San Antonio Police continue to investigate a briefcase of money anonymously left at the Islamic Center, 8638 Fairhaven. Sheikh Yousef of the center discovered the blue case half-open and full of money outside the door around 5 a.m. Wednesday, August 3 while he was opening the building for morning prayers. He immediately called 911, who dispatched a bomb squad to evacuate the area and examine the mysterious package. Nothing unusual was found, besides the fact that someone would inexplicably abandon the reported $1,000 to $1,500. Sarwat Husain, president of the San Antonio chapter of the Council on American Islamic Relations, said center officials are concerned about the incident because of its ambiguity. "We have anonymous donors all the time, but there are boxes right outside in which to do that," said Husain. "Even if this was just an innocent donation, the Islamic Center wants to send a message to other people that there are better ways in which to donate anonymously."
Last week's good news was that Toyota plans to pump an additional $50 million into its San Antonio manufacturing plant, bringing the annual production capacity to 200,000 Tundras. The bad news is, concerns loom over the number of skilled workers who can meet the challenge. At a June 23 City Council meeting, a Texas Workforce Commission official said that some SA-area residents are being considered for skilled jobs - electrical, mechanical, and hydraulics - but the TWC has expanded the search area to include regions outside Bexar and the 11 surrounding counties in the targeted hiring area.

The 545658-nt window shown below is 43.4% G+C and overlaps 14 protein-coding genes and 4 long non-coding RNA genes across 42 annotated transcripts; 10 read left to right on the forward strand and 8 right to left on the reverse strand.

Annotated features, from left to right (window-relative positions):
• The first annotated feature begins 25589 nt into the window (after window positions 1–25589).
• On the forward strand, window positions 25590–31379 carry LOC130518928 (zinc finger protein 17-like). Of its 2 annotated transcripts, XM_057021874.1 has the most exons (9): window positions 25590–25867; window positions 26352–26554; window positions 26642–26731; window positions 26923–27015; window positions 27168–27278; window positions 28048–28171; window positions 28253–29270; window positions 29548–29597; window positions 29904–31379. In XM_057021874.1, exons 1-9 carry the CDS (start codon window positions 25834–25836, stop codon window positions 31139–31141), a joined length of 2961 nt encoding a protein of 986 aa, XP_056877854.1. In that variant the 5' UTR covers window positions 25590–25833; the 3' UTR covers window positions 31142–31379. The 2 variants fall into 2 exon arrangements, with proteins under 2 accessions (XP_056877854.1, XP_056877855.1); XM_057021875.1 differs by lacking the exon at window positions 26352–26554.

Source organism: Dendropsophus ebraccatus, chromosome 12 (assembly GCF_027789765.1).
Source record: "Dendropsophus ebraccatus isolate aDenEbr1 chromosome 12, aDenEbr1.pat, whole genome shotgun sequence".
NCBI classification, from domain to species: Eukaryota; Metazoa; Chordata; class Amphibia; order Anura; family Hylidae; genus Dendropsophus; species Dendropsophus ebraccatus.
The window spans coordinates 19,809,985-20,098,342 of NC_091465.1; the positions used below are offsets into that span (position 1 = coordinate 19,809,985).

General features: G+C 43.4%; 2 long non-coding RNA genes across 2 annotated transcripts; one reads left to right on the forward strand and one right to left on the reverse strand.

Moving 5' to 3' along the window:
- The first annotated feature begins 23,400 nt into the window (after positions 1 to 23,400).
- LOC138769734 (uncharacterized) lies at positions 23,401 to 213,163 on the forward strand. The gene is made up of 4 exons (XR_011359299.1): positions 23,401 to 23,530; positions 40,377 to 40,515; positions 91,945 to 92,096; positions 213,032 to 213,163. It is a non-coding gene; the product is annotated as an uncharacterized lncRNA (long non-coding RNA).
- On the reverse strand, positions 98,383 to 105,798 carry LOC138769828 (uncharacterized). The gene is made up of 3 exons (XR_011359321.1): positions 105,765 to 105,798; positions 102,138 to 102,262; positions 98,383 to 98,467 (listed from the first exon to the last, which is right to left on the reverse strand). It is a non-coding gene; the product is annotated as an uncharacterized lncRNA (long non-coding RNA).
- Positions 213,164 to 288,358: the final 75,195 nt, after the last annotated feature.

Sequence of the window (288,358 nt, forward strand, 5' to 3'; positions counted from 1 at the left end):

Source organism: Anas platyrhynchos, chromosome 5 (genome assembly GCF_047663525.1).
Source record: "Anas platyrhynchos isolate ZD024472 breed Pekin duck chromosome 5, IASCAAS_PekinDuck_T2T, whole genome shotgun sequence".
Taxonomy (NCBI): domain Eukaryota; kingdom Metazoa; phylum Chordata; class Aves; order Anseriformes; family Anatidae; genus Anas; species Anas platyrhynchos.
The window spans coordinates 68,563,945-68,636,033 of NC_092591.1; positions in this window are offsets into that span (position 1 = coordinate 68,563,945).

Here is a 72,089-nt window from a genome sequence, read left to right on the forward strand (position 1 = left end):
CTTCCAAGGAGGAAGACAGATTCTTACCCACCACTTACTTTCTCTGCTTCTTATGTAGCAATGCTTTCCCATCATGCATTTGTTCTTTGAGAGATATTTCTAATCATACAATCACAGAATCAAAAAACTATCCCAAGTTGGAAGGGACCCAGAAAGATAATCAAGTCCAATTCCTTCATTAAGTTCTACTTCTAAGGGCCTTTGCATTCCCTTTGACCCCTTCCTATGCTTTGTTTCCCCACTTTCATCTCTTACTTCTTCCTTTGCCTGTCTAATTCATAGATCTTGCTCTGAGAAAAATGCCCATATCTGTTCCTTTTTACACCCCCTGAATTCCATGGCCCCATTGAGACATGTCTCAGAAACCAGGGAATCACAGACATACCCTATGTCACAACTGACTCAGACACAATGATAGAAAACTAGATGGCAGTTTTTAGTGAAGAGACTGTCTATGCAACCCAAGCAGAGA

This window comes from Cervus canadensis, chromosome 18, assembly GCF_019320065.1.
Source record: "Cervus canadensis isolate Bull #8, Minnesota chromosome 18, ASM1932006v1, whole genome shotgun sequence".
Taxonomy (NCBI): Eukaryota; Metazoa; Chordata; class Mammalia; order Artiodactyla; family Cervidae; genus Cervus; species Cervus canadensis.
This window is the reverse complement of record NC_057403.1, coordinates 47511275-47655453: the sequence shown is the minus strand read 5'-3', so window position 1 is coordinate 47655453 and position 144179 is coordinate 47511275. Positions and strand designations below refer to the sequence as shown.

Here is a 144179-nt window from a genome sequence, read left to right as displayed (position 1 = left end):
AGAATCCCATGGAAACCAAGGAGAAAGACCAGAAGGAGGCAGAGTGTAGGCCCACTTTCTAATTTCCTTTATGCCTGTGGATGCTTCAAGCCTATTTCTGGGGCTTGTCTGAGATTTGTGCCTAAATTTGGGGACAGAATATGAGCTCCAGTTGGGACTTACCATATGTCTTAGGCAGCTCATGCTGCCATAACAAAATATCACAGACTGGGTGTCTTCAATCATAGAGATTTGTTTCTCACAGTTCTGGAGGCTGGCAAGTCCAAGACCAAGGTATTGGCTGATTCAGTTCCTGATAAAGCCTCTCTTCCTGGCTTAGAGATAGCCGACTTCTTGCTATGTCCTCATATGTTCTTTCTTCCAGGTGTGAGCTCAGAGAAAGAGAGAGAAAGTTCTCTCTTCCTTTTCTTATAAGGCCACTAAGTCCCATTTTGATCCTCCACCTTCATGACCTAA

During a conference call from Japan, County Judge Nelson Wolff tied the workforce issue to the ACCD bond issue, which, if passed this fall, will help pay for improvements and expansions for the Alamo Community College District. `See web extra, sacurrent.com` "The key to job training is the junior college system."
Mayor Phil Hardberger agreed. "We can have enough trained workers; we need to put our shoulder to the wheel to make that happen."
By Lisa Sorg